Heart rate was a differentiating factor for septic shock in the observed scenario, as also described in a study conducted in Denver, Colorado, which allowed developing a Sepsis Alert Protocol for prehospital emergency care personnel.(15) State of consciousness followed the same pattern in the verified scenario, despite having 38% underreporting, explaining the loss of statistical significance in the multivariate analysis and reflecting the poor recognition of this sign as linked to the event of interest, a problem not unknown in other countries. For example, in Germany, Metelmann et al.(22) recommend improving records for the timely recognition and implementation of algorithms for the treatment of septic shock.(23)

Respiratory rate in this study showed great variability; more than half of the individuals had altered values (> 22rpm) in both patients with and without shock, a condition that, at the end of the analysis, did not represent a variable associated with septic shock in the verified scenario, a finding that contrasts with that reported by Baez et al., who identified it as responsible for admission to the intensive care unit.(24)

Oxygen saturation was reported in 99.2% of patients, which in the multivariate analysis was not a factor associated with septic shock, unlike what has been reported in other studies, in which it is described as a risk factor.(25)

Body temperature in some studies is recognized as an independent factor, with variations of 1ºC higher in patients with sepsis than in those without sepsis.(26) This study found no significant differences in this variable.

State of consciousness is recognized as one of the main altered clinical signs during septic encephalopathy. This sign can have different degrees, and its origin can be multifactorial, among which electrolyte imbalance, changes in blood volume, hypoglycemia, hepatic or renal dysfunction, bacterial endotoxins and other products of pathogenic agents are recognized.(27) This is why our study adjusted the multivariable model by the presence of confounders for altered mental state, such as hypovolemia, hypoglycemia and hyperglycemia.

The most common source of infection reported in this cohort of patients with septic shock was urinary, similar to that reported for Colombia in 2011 by Rodríguez et al., where the most frequent diagnosis was urinary tract infection (28.6%),(5) similar to the study by Caraballo et al., in which the urinary tract was the most common source of infection in 27.8% of cases.(28) These results are contrary to what was described in an international study of the prevalence and outcomes of infection in intensive care units (EPIC II), where the main source of infection leading to sepsis was the lungs (64% of cases), followed by the abdomen (20%), bloodstream (15%) and renal and genitourinary tracts (14%).(29) Similar values were observed in studies focused on prehospital settings, where the most frequent source of infection was the respiratory tract followed by the urinary tract.(30,31)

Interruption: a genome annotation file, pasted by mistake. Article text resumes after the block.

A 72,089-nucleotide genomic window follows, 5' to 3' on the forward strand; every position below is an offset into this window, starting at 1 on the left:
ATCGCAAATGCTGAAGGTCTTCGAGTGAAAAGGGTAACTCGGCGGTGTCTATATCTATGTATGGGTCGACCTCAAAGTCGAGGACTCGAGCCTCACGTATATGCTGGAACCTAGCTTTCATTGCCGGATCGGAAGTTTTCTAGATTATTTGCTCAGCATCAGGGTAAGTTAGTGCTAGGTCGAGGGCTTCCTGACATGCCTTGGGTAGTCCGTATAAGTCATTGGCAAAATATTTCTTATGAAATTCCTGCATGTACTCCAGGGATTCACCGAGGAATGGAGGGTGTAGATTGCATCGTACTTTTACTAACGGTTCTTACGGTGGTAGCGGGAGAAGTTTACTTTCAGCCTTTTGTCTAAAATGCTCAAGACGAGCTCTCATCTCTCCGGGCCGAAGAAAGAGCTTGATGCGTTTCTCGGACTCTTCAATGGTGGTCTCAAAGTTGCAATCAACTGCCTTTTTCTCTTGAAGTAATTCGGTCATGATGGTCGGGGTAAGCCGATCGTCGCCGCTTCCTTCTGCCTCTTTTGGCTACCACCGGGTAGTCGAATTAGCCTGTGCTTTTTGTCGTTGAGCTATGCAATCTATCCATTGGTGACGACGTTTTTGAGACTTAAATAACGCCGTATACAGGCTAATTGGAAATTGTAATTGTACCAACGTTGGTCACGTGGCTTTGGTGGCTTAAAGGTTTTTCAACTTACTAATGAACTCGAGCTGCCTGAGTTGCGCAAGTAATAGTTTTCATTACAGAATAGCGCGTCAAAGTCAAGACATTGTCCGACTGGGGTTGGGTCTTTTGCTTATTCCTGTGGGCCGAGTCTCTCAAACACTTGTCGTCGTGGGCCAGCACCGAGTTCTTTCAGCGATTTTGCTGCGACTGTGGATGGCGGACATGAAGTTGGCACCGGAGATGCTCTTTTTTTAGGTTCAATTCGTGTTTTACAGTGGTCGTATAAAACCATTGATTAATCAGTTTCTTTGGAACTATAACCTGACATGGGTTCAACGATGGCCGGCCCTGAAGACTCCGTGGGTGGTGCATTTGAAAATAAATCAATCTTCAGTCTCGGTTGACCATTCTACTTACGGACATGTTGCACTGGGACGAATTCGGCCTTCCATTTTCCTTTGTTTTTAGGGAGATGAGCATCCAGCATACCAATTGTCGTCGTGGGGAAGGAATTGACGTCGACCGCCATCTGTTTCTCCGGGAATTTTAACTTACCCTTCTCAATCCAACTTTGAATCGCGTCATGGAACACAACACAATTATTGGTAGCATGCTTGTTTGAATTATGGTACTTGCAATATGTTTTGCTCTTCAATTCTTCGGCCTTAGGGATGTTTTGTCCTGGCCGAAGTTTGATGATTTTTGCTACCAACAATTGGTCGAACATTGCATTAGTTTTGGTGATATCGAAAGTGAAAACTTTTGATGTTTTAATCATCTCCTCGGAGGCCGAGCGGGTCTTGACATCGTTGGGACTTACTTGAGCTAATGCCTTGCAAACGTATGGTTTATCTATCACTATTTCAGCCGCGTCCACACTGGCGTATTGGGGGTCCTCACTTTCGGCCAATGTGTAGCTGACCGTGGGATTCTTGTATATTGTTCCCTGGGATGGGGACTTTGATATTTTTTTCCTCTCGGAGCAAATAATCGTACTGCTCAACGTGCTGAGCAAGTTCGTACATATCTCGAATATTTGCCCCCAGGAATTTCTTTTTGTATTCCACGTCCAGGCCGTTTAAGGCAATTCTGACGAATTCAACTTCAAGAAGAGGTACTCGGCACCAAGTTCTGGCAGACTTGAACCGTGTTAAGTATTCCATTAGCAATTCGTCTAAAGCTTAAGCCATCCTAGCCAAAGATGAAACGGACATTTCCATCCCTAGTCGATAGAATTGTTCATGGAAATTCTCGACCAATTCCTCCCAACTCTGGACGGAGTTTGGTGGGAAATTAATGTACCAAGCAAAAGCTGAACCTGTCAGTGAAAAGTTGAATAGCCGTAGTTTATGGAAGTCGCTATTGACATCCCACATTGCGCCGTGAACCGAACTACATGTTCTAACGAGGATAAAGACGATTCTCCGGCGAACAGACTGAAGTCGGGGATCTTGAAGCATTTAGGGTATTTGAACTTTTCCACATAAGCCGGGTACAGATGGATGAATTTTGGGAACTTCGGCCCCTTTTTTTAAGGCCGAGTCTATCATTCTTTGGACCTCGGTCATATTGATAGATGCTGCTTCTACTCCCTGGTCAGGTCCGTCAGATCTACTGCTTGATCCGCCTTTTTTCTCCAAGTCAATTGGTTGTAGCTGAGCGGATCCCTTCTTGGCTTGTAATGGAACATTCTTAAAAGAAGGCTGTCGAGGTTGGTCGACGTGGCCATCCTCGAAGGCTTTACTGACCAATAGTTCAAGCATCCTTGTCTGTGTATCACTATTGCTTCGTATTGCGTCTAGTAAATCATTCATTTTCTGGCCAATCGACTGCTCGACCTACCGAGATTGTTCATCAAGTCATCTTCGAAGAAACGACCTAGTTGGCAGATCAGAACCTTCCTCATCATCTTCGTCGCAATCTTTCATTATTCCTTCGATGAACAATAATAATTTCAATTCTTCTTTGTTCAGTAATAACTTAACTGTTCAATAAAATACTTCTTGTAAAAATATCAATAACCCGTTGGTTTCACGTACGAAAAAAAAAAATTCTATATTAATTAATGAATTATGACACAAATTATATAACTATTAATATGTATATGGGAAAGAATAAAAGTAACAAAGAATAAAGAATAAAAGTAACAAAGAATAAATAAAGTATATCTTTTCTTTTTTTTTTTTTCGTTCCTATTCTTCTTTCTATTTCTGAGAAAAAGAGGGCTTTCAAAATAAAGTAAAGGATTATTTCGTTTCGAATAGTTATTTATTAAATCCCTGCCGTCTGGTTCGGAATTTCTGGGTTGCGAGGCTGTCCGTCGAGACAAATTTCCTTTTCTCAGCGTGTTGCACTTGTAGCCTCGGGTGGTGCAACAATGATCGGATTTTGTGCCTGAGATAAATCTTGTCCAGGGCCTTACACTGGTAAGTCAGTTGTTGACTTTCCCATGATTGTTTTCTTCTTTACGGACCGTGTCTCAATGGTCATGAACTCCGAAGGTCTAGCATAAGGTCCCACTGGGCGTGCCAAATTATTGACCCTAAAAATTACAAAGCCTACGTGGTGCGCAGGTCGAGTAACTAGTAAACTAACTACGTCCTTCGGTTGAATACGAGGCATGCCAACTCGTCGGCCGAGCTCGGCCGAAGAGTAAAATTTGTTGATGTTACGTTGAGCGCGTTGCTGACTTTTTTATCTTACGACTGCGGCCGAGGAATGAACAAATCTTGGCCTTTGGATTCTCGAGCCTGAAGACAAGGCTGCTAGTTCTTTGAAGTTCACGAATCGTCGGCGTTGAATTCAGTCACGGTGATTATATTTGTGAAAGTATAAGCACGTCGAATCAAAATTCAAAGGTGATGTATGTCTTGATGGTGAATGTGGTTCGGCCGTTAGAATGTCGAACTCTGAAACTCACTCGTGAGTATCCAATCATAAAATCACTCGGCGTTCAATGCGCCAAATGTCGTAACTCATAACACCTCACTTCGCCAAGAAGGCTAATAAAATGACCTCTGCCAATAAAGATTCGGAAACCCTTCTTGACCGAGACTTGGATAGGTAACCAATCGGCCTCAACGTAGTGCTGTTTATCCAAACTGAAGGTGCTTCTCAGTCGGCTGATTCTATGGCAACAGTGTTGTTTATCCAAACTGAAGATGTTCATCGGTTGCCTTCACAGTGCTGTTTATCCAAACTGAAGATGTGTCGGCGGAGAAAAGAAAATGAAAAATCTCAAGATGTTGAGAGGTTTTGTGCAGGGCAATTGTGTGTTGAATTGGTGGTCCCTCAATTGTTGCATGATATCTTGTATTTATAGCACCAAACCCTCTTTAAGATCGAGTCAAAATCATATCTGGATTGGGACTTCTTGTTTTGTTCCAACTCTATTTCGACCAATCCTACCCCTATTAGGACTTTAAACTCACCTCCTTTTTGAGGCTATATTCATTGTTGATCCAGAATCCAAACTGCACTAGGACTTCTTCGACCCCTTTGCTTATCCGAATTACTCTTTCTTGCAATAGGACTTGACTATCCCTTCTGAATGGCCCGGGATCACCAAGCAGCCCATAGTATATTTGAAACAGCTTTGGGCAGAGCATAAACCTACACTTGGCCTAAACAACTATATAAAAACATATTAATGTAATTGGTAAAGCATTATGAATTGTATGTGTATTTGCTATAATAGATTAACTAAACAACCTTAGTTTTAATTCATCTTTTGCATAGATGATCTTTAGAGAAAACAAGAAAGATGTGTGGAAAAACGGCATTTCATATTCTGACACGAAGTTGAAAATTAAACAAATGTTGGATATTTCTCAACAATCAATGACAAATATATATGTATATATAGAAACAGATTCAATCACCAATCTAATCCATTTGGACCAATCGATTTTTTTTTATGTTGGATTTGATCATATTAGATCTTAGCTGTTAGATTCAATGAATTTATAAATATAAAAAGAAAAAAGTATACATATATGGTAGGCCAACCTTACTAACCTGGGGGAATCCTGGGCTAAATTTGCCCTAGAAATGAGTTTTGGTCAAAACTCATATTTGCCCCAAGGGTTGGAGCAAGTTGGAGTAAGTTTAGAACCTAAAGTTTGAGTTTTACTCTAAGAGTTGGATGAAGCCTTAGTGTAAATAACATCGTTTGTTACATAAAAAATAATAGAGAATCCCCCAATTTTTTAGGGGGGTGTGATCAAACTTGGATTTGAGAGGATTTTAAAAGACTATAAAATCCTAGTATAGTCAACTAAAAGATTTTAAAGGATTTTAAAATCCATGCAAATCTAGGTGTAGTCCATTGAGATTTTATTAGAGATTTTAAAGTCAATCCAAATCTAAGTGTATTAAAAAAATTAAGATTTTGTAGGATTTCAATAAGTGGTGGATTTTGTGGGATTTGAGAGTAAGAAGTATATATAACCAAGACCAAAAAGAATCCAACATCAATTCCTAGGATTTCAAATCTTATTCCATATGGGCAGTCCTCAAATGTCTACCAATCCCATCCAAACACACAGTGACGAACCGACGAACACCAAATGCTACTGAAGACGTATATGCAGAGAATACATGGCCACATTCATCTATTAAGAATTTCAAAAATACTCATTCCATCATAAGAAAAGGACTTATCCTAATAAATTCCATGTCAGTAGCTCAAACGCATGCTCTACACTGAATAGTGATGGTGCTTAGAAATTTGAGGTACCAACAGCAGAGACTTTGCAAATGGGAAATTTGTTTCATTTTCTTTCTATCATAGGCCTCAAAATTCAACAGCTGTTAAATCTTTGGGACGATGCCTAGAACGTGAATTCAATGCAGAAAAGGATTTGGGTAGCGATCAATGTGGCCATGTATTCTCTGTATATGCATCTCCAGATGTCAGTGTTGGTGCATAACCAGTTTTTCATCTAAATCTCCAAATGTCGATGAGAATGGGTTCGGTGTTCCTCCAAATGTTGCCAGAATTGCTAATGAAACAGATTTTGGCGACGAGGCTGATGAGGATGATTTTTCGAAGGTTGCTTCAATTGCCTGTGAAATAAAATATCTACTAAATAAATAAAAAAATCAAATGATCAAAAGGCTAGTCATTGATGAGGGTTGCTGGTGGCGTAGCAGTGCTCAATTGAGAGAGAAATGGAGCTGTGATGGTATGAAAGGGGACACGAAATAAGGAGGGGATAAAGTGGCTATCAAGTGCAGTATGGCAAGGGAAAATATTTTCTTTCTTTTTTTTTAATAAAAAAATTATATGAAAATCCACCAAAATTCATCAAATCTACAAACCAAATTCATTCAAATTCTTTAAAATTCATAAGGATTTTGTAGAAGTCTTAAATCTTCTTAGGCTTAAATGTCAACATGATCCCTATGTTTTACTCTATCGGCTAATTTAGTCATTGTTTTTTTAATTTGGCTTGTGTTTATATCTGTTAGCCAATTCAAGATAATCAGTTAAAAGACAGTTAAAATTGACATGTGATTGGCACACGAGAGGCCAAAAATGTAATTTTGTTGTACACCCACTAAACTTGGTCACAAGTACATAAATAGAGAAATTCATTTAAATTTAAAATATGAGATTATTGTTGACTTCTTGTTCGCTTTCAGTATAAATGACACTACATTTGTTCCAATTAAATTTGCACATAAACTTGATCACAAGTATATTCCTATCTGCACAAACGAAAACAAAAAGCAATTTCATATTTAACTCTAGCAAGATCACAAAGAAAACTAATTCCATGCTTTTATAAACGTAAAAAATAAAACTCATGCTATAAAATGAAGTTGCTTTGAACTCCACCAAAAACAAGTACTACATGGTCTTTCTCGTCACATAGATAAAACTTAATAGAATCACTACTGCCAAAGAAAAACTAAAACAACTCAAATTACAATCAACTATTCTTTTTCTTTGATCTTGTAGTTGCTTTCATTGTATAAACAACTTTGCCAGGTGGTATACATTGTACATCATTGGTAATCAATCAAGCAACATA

Despite the strategies used to collect information, in this study, a significant percentage of missing data was found in regard to history of infections (41%) and clinical conditions, such as the functional class of the patient (55%) and capillary refilling (68%). In a study by Matthaeus-Kraemer et al., a lack of information in medical records that leads to a delay in the detection and early treatment of severe sepsis and septic shock was considered a barrier in prehospital care.(32)

In addition to correcting underreporting, changes in paradigms are also required for all actors of the health system in Colombia,(33) as well as the implementation of strategies that allow the identification of sepsis in early stages and therefore the early management, referral and admission of these patients because, as has been reported, the probability of death increases by 20% for each hour the initiation of antibiotics is delayed once the patient enters the hospital.(34,35)

CONCLUSION

Septic shock is a frequent event in patients treated via prehospital services in Colombia, with a similar frequency between men and women but with a greater proportion in older adults. The factors that were found to be associated with septic shock, which should call the attention of physicians treating this population, were chronic obstructive pulmonary disease, cancer and hypovolemia in the verified scenario; for the observed scenario, the factors were age older than 60 years and history of cancer.

Better standardization in the collection of relevant information for diagnosis is required, which leads to timely detection during prehospital care and referral to a hospital for management and control.

Funding sources: Universidad Cooperativa de Colombia funded this study from the research fund under project code INV2287.

ACKNOWLEDGMENTS

The authors thank all personnel of the facilitating institution from which the data were collected.